Renault in Douai

Renault, also known as the Renault Group, is a French car maker. Established in 1899, it is as of 2021 the ninth-largest car maker worldwide. Their plant in Douai was founded in 1970, and they have produced 10.6 million cars since then. Currently they produce the all electric Renault Megane E Tech as well as the Espace 5, with a body shop, a paint shop, and a final assembly line. The plant itself is running below capacity. At their peak in 2008, the plant had 7000 people, but currently has 2300 employees, at least partially due to the drop in demand caused by COVID. Most material transport in the entire plant is by AGV.

The Renault Megane E Tech

The automated body shop had 200 robots and 300 workers, and was for me the highlight of the plant. Due to the automation, the size of the workforce has been reduced over the years. On two floors they produce the body (lower floor) and the doors, hoods, and fittings (upper floor). This line produces the Megane. The takt time is 30 bodies per hour, although with a possible ramp-up to 60 cars per hour. This ramp-up will be implemented if there is increasing demand. Some equipment exists already at double capacity, and other equipment at current capacity but with the space to put another machine/robot in there to increase capacity again. The line is flexible to produce up to eight models in up to four platforms. Similar standardized lines can be found in many Renault and Nissan plants.

They assemble these metal parts with a precision of+/- 1 millimeter, which is verified by a 100% 3D measuring robot at the end. A monitor showed the timeline of the precision, making it easier to see if there was a drift. The data is also stored for traceability.

The body line andon looked somewhat like this.

The robots had a nice andon showing the status of all robots at all stations. Each station had one column, and the number of fields represents the number of welding robots. If the pressure needed to weld was increasing, the field turned orange. This indicated that the contacts needed to be replaced soon. If the pressure was too high, the field turned red. This and many more data were also available in a large war room near the shop floor.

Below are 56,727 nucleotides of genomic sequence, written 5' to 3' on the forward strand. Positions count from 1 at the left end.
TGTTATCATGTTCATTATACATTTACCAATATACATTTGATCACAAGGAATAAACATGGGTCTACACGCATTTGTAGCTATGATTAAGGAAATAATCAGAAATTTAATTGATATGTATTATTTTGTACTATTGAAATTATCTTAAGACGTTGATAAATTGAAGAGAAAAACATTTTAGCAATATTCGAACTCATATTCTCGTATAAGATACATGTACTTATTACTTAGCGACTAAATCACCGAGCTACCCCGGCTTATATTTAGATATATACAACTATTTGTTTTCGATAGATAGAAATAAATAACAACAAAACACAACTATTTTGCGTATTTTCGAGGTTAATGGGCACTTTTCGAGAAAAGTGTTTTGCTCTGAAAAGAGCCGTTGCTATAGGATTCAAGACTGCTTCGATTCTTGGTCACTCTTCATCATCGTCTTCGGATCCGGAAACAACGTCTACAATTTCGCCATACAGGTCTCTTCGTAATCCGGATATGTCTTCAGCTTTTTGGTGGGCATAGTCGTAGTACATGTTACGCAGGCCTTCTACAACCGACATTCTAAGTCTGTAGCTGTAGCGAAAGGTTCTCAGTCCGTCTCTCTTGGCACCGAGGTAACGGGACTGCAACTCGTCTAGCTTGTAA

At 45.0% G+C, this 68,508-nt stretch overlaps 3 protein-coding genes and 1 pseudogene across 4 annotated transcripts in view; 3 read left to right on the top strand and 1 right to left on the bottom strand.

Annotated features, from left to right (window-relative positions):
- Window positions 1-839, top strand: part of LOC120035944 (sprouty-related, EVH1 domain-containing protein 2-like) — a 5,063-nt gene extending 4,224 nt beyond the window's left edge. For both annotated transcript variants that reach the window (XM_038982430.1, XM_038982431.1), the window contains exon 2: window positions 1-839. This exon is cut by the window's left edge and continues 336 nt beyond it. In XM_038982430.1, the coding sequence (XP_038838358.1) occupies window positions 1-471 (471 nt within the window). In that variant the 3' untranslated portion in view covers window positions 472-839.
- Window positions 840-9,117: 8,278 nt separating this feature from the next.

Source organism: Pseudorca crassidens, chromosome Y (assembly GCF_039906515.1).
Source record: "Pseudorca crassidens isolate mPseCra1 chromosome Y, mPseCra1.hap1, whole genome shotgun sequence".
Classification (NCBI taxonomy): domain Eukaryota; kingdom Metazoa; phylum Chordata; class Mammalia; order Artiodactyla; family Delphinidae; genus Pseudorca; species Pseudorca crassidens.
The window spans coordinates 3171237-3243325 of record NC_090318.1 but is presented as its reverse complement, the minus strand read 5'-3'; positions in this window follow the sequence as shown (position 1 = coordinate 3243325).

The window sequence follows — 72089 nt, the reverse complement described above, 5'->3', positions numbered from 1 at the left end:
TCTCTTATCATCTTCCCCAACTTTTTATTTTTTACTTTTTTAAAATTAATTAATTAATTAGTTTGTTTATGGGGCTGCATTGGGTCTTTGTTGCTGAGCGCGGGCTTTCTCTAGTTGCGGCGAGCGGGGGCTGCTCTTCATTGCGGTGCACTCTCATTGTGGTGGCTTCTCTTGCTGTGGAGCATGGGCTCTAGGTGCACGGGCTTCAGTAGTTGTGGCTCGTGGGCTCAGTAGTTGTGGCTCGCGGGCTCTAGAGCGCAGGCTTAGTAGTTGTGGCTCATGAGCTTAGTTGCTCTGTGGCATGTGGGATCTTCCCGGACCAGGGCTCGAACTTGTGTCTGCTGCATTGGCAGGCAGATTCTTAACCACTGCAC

The final assembly was also interesting, as I find automotive assemblies always interesting. Compared to Toyota, there was more material on the shop floor, with quite a bit of AGV and forklift traffic going on. They said that they had more than one thousand AGVs in the plant. If they plan to double the capacity, the material and traffic may increase. Since all cars are different, they rely quite a bit on kitting, with four carts with the kits in each corner of the moving assembly line platform.

Overall, some quite interesting locations. Thanks to both SNCF and Renault for showing us their shop floor! Now, go out, keep on reading, and organize your industry!

PS: Fellow Nerd Michel Baudin (and Cécile Roche) has also written about the trip. Here are his blog posts, check ’em out for a different view of the same tour 🙂

Overview of Blog Posts of this Series

2 thoughts on “The Van of Nerds in France—Trains and Cars”

  1. thank you for the feed back of your visit.
    I’m interested in the kitting for the assembly line : how the kit carts are moved on the moving plateforme ? how are they locked on the plateforme ?